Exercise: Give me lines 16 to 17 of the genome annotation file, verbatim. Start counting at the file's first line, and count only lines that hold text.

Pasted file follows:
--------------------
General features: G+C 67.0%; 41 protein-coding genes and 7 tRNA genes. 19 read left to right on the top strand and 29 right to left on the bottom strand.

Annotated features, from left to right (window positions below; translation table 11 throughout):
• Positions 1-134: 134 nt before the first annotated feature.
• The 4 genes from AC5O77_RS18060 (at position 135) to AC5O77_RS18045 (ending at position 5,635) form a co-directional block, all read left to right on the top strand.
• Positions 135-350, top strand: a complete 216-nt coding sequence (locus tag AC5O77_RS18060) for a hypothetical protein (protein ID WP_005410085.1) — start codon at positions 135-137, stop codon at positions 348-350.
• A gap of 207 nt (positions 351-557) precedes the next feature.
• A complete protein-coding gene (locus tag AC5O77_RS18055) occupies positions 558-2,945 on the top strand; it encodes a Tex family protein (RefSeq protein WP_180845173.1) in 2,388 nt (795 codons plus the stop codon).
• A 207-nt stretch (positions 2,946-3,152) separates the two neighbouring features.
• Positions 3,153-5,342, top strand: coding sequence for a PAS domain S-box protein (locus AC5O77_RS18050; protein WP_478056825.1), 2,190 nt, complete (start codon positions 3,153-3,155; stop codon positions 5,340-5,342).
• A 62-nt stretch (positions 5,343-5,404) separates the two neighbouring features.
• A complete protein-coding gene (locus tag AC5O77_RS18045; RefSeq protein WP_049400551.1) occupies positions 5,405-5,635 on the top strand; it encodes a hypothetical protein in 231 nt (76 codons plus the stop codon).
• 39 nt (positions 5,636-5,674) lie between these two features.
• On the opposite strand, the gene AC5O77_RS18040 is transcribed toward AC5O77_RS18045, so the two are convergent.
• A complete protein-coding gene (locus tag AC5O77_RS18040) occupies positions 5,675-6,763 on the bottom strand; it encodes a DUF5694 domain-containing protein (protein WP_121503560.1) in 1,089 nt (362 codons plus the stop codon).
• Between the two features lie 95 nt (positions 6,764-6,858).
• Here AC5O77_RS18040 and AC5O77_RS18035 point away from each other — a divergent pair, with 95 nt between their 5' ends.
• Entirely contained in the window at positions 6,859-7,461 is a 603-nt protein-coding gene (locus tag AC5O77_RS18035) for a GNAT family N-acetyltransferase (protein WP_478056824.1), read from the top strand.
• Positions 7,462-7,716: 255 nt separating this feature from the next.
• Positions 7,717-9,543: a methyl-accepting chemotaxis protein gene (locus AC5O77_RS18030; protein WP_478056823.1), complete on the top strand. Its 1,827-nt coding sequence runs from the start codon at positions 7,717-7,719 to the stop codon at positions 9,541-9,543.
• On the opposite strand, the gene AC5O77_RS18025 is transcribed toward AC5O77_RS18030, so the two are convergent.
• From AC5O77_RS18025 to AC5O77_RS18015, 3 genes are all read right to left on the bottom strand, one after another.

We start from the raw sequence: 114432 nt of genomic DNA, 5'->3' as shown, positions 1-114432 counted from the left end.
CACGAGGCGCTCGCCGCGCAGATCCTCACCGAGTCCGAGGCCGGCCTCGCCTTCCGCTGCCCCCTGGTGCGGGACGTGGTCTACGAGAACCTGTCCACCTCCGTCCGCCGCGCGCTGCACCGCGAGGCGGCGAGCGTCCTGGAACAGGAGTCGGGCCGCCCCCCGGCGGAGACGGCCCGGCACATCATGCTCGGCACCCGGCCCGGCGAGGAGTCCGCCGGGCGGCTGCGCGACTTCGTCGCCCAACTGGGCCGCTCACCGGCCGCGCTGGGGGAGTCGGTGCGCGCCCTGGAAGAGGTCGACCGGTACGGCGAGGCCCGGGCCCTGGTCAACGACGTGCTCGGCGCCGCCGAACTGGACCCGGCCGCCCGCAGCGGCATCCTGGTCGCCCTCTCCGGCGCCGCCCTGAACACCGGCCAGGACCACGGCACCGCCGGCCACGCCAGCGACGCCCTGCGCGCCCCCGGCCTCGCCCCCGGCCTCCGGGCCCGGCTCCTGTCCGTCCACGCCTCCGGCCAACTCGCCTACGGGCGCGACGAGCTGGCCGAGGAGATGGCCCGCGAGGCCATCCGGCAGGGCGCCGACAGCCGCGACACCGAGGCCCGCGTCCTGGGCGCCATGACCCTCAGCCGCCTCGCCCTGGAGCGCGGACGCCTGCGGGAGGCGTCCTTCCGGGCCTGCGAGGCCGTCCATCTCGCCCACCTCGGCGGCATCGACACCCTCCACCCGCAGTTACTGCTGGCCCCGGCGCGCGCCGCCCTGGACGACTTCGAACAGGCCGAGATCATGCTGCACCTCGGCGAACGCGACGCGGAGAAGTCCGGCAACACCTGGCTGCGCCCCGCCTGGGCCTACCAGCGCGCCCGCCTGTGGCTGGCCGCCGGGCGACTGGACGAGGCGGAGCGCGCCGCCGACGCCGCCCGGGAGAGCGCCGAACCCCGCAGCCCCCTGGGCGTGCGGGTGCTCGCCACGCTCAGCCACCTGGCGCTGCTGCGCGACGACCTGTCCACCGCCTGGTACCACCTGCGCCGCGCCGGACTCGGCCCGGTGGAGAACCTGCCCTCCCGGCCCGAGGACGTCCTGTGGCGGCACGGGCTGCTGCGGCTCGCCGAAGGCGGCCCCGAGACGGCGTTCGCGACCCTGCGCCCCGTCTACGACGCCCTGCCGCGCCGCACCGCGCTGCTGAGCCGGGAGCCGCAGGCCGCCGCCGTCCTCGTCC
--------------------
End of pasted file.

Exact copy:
• Here AC5O77_RS18040 and AC5O77_RS18035 point away from each other — a divergent pair, with 95 nt between their 5' ends.
• Entirely contained in the window at positions 6,859-7,461 is a 603-nt protein-coding gene (locus tag AC5O77_RS18035) for a GNAT family N-acetyltransferase (protein WP_478056824.1), read from the top strand.